QA Forgiving Hybrids

By Frank ThomasJune 20, 2007, 4:00 pm
Editor's Note: This is the latest in a weekly Q&A feature from GOLF CHANNEL's Chief Technical Advisor Frank Thomas. To submit a question for possible use in this column, email
I started playing with stymies and no cleaning the ball on the green.
With cart trails and watering systems there have been a lot of changes in the rules, but I've never understood this: Why isnt a divot mark considered ground under repair?

Don Pooley
Don Pooley asks about trends in lengthening golf courses in 'Ask Frank,' Monday, June 25 at 11:00 p.m. ET on GC. (WireImage)
This is a question I discussed a few weeks ago and received lots of mail from some very passionate golfers! It is not an equipment question, but I am a golfer and in addition to writing many rules that relate to equipment Ive been peripherally involved in other rules-making issues. Based on this, I can assure you that the divot issue has been considered many times. I think the biggest question that needs to be answered is the same as the one the committees worry about when they consider allowing golfers to tamp down spike marks: How do you enforce it properly?
It is very hard to determine if a 'spike mark' is a spike mark. Before you know it, every blemish becomes a spike mark and golfers start tamping a path to the hole. This will not only alter the conditions you are faced with, but also take a lot of time ' and the last thing we need these days is to add time to a round of golf. When is a divot mark no longer a divot mark? At what stage in the healing process can we claim it is still a divot mark? Would it not be easier and fairer all round for everybody, if we allowed a golfer to roll the ball over anywhere on the fairway for every shot?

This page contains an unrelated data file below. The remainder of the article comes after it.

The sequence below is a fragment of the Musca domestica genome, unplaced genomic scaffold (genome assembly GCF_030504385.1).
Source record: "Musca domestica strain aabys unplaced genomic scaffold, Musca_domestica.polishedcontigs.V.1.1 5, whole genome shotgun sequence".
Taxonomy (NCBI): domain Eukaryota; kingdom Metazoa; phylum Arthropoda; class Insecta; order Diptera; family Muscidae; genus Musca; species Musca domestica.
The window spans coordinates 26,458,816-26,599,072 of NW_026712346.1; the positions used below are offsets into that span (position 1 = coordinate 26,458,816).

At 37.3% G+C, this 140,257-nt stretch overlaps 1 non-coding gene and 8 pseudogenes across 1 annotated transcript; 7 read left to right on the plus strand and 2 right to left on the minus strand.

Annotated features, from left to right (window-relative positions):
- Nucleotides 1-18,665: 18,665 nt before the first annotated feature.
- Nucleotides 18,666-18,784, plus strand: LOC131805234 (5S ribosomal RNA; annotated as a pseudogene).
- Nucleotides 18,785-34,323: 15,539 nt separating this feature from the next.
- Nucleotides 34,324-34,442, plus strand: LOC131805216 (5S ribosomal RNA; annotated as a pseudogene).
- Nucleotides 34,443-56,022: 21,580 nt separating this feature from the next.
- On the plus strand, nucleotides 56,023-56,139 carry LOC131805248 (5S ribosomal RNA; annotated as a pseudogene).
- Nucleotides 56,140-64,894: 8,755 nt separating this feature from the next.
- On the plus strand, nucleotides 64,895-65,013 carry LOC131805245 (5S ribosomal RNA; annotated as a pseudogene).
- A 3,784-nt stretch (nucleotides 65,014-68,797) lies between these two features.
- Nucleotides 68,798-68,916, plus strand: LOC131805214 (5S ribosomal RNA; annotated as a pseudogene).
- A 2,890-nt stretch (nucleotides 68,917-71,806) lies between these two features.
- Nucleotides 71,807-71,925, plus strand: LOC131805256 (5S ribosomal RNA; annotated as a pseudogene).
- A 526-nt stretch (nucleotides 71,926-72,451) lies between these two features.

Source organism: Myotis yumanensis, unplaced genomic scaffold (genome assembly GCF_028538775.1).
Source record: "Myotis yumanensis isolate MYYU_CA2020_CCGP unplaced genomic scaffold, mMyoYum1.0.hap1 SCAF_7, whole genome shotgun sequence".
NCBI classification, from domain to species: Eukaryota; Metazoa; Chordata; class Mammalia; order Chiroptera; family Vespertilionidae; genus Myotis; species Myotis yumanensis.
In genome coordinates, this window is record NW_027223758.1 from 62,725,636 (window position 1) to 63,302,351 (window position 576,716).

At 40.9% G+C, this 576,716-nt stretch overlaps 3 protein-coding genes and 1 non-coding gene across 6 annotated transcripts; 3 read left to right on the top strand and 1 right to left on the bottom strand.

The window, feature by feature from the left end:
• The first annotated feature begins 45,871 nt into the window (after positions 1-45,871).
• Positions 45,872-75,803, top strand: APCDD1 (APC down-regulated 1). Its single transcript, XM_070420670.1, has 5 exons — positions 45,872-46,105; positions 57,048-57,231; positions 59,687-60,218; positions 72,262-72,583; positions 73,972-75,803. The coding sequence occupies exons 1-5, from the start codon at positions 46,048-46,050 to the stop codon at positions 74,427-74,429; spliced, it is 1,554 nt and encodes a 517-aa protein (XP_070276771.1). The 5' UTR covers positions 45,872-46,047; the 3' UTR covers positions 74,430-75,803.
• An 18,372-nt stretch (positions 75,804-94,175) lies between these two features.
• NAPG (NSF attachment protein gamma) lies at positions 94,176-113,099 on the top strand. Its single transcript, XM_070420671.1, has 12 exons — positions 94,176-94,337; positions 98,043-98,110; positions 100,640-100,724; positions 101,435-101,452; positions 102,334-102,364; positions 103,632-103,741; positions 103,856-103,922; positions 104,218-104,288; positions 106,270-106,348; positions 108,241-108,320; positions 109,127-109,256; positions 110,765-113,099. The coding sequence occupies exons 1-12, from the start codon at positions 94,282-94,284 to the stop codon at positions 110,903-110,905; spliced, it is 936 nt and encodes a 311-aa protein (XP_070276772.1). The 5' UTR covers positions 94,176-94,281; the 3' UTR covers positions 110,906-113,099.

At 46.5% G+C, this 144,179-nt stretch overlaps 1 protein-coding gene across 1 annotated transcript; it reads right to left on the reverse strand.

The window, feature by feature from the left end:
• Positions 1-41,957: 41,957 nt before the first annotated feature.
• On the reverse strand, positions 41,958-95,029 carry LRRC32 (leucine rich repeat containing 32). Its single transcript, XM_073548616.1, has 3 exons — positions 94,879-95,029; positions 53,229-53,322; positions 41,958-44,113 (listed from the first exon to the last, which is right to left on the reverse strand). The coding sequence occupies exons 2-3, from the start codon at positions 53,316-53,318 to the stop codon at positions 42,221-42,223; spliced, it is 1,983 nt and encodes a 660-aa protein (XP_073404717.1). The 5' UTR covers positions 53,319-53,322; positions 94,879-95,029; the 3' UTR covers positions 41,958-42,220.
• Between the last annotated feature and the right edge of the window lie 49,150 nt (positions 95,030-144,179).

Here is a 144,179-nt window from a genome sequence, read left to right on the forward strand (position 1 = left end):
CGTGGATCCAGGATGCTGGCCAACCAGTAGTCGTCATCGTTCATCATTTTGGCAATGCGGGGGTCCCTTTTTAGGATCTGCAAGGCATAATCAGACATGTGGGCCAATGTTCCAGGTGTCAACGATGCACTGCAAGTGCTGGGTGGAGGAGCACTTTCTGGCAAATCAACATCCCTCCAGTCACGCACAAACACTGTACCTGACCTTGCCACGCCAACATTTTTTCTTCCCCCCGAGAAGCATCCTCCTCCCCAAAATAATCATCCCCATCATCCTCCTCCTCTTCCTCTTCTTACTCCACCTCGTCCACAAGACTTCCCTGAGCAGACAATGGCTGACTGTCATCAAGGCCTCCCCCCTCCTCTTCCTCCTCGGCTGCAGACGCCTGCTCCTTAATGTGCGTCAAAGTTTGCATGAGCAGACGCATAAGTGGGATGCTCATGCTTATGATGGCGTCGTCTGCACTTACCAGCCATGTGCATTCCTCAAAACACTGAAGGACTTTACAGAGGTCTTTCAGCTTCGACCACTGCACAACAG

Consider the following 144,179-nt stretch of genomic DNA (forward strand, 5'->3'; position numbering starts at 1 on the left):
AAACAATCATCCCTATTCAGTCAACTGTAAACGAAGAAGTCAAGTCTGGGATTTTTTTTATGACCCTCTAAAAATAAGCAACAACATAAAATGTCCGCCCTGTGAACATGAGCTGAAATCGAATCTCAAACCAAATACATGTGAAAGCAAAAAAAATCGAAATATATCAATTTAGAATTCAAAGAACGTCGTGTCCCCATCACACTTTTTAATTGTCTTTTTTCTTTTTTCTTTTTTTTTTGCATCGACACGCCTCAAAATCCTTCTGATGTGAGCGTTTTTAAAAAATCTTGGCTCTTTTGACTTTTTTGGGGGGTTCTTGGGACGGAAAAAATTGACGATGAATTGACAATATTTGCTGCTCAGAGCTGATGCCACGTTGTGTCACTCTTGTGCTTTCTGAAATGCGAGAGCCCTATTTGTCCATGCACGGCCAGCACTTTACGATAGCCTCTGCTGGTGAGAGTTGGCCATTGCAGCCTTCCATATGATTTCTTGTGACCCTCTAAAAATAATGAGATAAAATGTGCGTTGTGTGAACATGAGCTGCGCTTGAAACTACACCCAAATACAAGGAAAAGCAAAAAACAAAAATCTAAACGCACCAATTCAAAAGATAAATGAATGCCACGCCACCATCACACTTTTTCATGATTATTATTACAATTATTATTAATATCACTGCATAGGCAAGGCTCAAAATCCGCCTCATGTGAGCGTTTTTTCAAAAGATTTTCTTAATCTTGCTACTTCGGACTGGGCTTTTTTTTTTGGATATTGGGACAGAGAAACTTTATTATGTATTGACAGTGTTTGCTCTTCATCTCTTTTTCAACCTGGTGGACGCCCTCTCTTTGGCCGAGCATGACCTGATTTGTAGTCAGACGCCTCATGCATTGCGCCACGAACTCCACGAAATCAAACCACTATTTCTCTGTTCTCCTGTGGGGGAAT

You can see where this would end up. I don't think it is fair to find your ball in a divot mark on the fairway or in a footprint in a bunker, but these are the breaks. The alternative in trying to make this fairer is too much of a change in the game. We play the course as we find it, and the game is not always fair.
I have decided to give you the opportunity to speak out. Click here to have your say and tell me whether you think that golfers should be given relief from a divot scar. Results will be published next week.
Love your column and insight on the equipment Q's. Refreshing to hear an expert tell people the truth as oppose to what they want to hear!! My question is this: Why are clubs shafted with graphite longer than steel ones? I guess its because they are lighter, but wouldn't the benefit of added club head speed be offset by drop in accuracy for the average golfer?

There are a couple of reasons why a graphite-shafted club is longer than a steel-shafted club.
First, because the graphite shafts are lighter than steel shafts, the swing weight of the graphite-shafted club, all else being equal, will be several points lighter than the steel-shafted version. By taking the graphite-shafted club longer, the manufacturer doesnt have to change the head weight when shafting with graphite to maintain the same swing weight.
Swing weight seems to be sacrosanct, and manufacturers like to maintain swing weight for men at about D2. If the length is increased by about 1/2 an inch, this solves the swing weight problem ' though, as you note, it can create other problems for the golfer that are more important than maintaining swing weight.
Another but secondary reason to increase the length is that it will increase the head speed slightly, which will increase distance by about 5 yards or more. Anytime you can increase distance, it is good news for sales.